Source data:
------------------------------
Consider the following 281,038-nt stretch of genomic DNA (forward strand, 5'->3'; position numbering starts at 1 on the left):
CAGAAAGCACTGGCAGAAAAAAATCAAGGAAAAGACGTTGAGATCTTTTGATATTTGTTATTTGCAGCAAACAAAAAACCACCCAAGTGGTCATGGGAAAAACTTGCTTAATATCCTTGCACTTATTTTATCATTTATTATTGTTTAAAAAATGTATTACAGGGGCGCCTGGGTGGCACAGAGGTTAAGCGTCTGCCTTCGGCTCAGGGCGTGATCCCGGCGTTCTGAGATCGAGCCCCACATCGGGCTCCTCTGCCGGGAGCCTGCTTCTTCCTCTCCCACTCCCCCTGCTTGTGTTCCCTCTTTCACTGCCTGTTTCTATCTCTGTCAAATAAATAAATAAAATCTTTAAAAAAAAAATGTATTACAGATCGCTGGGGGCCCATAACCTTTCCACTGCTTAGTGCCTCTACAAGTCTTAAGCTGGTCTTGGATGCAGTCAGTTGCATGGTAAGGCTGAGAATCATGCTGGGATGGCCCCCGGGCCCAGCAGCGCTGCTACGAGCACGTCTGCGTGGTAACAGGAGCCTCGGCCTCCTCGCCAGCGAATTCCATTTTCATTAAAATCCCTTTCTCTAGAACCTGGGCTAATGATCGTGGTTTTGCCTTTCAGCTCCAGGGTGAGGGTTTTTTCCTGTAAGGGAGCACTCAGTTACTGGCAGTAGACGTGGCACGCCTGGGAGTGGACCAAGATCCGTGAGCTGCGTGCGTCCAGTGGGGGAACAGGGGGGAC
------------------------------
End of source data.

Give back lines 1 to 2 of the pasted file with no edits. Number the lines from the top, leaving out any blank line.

Consider the following 281,038-nt stretch of genomic DNA (forward strand, 5'->3'; position numbering starts at 1 on the left):
CAGAAAGCACTGGCAGAAAAAAATCAAGGAAAAGACGTTGAGATCTTTTGATATTTGTTATTTGCAGCAAACAAAAAACCACCCAAGTGGTCATGGGAAAAACTTGCTTAATATCCTTGCACTTATTTTATCATTTATTATTGTTTAAAAAATGTATTACAGGGGCGCCTGGGTGGCACAGAGGTTAAGCGTCTGCCTTCGGCTCAGGGCGTGATCCCGGCGTTCTGAGATCGAGCCCCACATCGGGCTCCTCTGCCGGGAGCCTGCTTCTTCCTCTCCCACTCCCCCTGCTTGTGTTCCCTCTTTCACTGCCTGTTTCTATCTCTGTCAAATAAATAAATAAAATCTTTAAAAAAAAAATGTATTACAGATCGCTGGGGGCCCATAACCTTTCCACTGCTTAGTGCCTCTACAAGTCTTAAGCTGGTCTTGGATGCAGTCAGTTGCATGGTAAGGCTGAGAATCATGCTGGGATGGCCCCCGGGCCCAGCAGCGCTGCTACGAGCACGTCTGCGTGGTAACAGGAGCCTCGGCCTCCTCGCCAGCGAATTCCATTTTCATTAAAATCCCTTTCTCTAGAACCTGGGCTAATGATCGTGGTTTTGCCTTTCAGCTCCAGGGTGAGGGTTTTTTCCTGTAAGGGAGCACTCAGTTACTGGCAGTAGACGTGGCACGCCTGGGAGTGGACCAAGATCCGTGAGCTGCGTGCGTCCAGTGGGGGAACAGGGGGGAC